Adjudication is a Superior Court process that legally determines whether a water right is valid, how much water can be used, and its priority during shortages. It prioritizes each individual water right according to Washington water law's “first-in-time, first-in-right” prior appropriation rule.
As the agency responsible for managing the state’s water resources, we have an important role in supporting the Superior Court’s process and decision-making in a water right adjudication.
Benefits of adjudication
Determining the validity, extent, and priority of water rights within a subbasin can be vital for:
- Community planning
- Protecting the water resource
- Protecting legal water users
- Supporting the transfer of water to new uses
- Preventing and resolving water conflicts
State adjudications may:
- Be as small as two water right holders (a limited adjudication).
- Be as large as all water rights in a large river basin (a general adjudication).
- Address surface water use, groundwater use, or both.
Currently, there is one active water right adjudication in Washington, and a second area where we are ready to begin when sufficient resources are available. Another 82 areas of the state have a completed adjudication. We have received petitions to adjudicate several other areas.
The Yakima River Basin surface water adjudication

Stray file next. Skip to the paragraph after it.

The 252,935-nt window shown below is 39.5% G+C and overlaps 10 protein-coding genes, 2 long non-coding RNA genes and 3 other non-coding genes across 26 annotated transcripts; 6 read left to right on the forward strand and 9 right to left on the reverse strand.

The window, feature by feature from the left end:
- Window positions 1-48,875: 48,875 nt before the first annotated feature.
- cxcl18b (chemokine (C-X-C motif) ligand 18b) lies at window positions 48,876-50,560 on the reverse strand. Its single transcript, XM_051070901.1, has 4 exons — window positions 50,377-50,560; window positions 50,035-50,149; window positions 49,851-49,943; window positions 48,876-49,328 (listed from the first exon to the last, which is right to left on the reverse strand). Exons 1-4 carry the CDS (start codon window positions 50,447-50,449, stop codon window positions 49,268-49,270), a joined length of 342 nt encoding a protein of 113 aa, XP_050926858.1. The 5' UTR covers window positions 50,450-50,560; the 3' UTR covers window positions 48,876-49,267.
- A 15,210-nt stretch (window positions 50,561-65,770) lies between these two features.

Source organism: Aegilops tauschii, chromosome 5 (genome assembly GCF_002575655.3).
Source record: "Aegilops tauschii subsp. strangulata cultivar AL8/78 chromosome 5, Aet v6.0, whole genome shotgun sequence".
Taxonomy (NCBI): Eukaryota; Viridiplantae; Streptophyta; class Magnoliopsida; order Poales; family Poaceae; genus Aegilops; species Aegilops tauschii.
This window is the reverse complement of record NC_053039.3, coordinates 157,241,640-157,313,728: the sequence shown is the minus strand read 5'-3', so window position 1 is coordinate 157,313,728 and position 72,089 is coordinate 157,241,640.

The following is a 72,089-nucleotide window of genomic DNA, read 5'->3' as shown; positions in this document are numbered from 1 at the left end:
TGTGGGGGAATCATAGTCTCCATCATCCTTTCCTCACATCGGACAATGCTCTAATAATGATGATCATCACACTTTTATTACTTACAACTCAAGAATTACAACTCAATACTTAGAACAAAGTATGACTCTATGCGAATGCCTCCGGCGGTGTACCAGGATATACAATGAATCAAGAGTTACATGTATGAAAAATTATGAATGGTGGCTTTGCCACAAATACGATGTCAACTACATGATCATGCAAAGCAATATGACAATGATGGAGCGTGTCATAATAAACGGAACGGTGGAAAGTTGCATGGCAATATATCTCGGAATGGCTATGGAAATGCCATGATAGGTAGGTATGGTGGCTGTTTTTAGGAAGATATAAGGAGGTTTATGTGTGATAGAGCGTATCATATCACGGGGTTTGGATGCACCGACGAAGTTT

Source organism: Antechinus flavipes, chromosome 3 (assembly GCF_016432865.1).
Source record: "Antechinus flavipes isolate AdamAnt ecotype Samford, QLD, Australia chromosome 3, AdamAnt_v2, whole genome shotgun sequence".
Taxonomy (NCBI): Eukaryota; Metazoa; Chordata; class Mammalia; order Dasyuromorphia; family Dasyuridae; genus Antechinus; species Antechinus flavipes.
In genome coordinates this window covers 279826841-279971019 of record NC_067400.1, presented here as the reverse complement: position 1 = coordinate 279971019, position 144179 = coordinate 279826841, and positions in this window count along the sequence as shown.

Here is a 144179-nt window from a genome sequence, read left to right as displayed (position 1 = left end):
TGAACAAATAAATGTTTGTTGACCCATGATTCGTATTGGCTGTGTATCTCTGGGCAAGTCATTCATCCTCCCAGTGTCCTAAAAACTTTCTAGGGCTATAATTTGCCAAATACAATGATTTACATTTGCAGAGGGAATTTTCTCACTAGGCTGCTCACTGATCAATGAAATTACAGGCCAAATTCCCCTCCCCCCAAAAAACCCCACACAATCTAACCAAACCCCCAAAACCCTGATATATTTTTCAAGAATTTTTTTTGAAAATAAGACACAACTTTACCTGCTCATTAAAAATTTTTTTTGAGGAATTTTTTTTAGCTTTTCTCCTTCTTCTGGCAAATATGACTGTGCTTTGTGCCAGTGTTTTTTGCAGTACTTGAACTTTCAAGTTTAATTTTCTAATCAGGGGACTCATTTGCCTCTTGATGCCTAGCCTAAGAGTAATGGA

The Yakima County Superior Court is currently finalizing the adjudication of surface water rights in the Yakima River Basin to resolve the rights of thousands of water users in an area with frequent water shortages. The basin includes large portions of Benton, Kittitas, and Yakima counties and a small piece of Klickitat County.
In the Yakima River Basin, the Yakama Nation holds the earliest water rights -— dating back to time immemorial. Most water rights in the basin were first established before 1905. Read more about the Ecology v Acquavella adjudication.
Preparing for the Spokane-area adjudication
The Spokane River and the Spokane Valley — Rathdrum Prairie Aquifer is shared between water users in Idaho and Washington. Adjudication of Spokane-area water rights is a high priority for the state. To streamline the process, we have completed significant preliminary work preparing for the formal adjudication process to begin.
After an adjudication
In Washington, the oldest water rights from a water source have priority over more recent rights to the same source. The transfer of older water rights to new uses through water banking provides reliable water supplies for future development in some areas where new water rights are no longer available.